Man shot 23 times by police informant sues Detroit for protecting man with violent criminal past

Kenyel Brown

A man who was shot almost two dozen times by a suspect wanted for murdering six people is now suing the city of Detroit for protecting the man as a police informant.

Three years ago, the city of Detroit was in the middle of a manhunt for Kenyel Brown - a man was wanted for the murder of six people in Metro Detroit. Brown was ultimately found dead after shooting himself during a police chase - and by the end of February, it was revealed that he had spent years as a police informant despite a violent criminal history dating back to the mid 1990s. 

Brown was wanted for six murders in the winter of 2020, which included the shooting of Kimberly Green, Dorian Paterson, and Clifton Smith. Green and Paterson were killed on Jan. 29, 2020 when Brown asked Clifton to borrow money. Clifton denied to do so multiple times when Brown shot and killed Green

According to court documents filed this week, Brown this turned the gun to Clifton and shot him 23 times before turning and shooting Green in the head. After shooting the two of them, he then went downstairs, murdered Paterson, and left the scene.

Smith was the only one of the three to survive the deadly shooting.

By mid-February, police connected him to four other murders and the U.S. Marshals had put a $5,000 reward out for information about his location.

In late February, police tracked him down and were chasing him through Detroit. He was ultimately found with a self-inflicted gunshot to the head in the yard of a home near the Oak Park border. He died a few days later.

After his death, more details were released about Brown's life, including that he was a federal informant who violated probation multiple times, despite his criminal history that started in 1997.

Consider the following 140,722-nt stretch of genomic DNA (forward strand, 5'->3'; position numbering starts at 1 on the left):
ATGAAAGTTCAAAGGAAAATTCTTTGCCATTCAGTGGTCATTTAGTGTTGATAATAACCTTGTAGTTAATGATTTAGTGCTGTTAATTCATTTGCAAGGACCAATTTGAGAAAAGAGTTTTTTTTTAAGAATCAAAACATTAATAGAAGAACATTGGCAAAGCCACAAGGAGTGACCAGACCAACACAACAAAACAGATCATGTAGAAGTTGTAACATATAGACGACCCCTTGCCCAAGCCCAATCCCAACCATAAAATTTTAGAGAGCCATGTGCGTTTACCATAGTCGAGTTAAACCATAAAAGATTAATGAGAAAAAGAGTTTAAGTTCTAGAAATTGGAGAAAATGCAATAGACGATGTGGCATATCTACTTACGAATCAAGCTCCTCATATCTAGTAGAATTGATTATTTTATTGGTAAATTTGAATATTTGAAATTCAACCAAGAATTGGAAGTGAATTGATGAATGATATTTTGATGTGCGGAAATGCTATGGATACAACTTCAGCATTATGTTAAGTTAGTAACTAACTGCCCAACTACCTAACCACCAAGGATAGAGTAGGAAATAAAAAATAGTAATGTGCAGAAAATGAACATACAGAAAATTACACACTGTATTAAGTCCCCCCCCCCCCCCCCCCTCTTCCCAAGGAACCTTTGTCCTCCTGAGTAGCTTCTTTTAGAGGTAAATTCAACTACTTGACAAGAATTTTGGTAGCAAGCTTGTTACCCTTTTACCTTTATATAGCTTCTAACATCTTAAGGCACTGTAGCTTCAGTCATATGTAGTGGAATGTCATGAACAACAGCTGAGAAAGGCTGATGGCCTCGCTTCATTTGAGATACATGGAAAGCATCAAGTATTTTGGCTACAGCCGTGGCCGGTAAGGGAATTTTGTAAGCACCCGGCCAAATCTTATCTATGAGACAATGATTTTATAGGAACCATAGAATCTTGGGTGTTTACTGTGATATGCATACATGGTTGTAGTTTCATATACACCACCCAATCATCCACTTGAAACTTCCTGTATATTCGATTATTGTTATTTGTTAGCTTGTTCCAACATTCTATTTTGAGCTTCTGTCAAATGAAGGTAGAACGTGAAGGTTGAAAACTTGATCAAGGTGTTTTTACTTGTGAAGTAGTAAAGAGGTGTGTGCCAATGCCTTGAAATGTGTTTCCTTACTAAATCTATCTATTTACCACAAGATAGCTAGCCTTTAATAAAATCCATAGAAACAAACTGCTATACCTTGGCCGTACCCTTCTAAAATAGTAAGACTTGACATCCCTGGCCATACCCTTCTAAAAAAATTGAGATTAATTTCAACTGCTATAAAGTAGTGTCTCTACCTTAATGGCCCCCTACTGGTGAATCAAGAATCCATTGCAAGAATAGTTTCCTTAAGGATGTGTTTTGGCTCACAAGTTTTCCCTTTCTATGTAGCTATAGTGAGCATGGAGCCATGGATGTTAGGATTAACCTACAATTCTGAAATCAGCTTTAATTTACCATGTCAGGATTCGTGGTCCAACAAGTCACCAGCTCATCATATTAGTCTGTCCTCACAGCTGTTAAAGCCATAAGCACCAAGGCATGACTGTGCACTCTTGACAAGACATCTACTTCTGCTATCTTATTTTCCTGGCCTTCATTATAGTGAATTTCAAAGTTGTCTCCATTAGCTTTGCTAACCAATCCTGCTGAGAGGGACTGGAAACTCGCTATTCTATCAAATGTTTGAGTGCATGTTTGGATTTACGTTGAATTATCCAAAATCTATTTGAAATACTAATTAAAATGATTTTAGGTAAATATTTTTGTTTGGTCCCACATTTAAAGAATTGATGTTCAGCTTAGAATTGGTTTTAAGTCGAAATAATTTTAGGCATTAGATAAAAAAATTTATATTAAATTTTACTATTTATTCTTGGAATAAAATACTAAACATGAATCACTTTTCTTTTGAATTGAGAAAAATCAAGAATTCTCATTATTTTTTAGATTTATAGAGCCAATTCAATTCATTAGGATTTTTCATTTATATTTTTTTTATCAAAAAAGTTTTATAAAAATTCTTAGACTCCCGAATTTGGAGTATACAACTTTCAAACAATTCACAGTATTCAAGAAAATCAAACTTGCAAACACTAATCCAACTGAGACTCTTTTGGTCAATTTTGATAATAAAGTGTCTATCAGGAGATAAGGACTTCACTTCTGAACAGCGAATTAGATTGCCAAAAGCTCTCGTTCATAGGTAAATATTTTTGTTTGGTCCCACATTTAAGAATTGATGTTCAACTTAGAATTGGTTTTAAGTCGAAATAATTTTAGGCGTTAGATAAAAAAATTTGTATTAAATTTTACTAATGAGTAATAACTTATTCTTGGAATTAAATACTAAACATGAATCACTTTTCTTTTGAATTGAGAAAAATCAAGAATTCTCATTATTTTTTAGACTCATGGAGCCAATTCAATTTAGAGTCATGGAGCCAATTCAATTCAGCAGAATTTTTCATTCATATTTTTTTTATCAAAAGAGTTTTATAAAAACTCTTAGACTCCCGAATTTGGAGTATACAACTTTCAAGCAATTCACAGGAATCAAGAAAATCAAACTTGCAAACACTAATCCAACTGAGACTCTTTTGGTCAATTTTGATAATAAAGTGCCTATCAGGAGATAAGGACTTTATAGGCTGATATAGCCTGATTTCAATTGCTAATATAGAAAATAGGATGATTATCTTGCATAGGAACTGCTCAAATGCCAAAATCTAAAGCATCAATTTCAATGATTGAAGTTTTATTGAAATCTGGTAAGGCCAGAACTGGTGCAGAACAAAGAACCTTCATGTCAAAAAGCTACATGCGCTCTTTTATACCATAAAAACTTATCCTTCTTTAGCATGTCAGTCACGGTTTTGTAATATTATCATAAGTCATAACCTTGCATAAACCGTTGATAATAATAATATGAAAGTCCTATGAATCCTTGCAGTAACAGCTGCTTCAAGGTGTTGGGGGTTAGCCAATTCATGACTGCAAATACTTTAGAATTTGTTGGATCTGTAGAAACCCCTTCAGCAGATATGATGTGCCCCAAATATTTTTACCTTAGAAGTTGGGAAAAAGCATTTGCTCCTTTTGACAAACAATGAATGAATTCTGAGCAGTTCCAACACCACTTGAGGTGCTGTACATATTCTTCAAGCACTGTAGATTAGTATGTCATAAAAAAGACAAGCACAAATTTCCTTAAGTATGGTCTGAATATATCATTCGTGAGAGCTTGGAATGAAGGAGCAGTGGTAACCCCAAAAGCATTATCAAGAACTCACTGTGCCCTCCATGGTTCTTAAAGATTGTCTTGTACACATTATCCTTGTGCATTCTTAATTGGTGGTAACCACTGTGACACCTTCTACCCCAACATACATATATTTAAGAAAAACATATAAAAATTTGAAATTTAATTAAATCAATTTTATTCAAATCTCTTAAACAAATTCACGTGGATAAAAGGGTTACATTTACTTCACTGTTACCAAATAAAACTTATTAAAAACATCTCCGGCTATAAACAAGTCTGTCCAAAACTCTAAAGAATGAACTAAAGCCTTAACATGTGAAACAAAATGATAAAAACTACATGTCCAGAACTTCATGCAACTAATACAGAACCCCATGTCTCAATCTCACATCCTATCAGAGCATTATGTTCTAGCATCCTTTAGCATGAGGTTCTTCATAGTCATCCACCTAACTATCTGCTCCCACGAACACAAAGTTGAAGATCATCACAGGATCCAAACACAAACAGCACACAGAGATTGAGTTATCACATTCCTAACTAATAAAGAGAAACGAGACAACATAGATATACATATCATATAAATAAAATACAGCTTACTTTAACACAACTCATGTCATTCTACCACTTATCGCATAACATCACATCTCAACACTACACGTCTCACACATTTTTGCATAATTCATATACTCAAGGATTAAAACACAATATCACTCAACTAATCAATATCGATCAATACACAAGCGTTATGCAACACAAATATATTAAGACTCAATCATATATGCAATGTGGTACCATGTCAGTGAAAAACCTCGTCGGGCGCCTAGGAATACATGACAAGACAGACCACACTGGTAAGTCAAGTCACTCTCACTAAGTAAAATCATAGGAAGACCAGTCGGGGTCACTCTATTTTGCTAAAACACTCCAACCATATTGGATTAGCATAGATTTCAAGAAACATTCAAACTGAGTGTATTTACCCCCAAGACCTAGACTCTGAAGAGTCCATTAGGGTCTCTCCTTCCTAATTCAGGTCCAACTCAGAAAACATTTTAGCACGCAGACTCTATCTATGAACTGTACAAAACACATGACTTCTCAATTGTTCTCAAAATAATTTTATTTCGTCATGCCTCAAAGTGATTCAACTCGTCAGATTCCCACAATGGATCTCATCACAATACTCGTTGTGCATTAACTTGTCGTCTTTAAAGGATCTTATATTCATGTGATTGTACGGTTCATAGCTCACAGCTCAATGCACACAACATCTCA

According to court records, Brown was first arrested in August 1997 for carrying a concealed weapon and assault with a dangerous weapon. He served a year in the Wayne County Jail and was released in 1998.

Between 1998 and 2020, Brown was arrested and charged of crimes including homicide, which were eventually dropped. A fleeing police charge, narcotics charges, and gun charges. Most of the charges levied against him were dropped but he was sentenced to 15-21 months in a federal prison in 2014. 

The next year, court documents showed he entered into an agreement with the ATF to become a federal informant and was released after 15 months.

Court documents show that Brown provided information about his crimes and knowledge about others he believed were involved in criminal activity where he lived.

Because of Brown's lengthy criminal history, Smith alleges the city of Detroit - and two Detroit police officers identified only as John Doe 1 and John Doe 2 - are responsible for the injuries he received. The lawsuit says that the city of Detroit should have been aware of what Brown's criminal past before employing him as an informant.

In 2020, then-Detroit Police Chief James Craig said they were unaware of Brown's history after the ATF transferred him to a joint task force between the Detroit Police Department and DEA. Craig said that, as a condition of his release, he was under probation while a federal informant but failed drug tests, was arrested for drunk driving, and violated his probation multiple times.

Smith is seeking $75,000 in damages.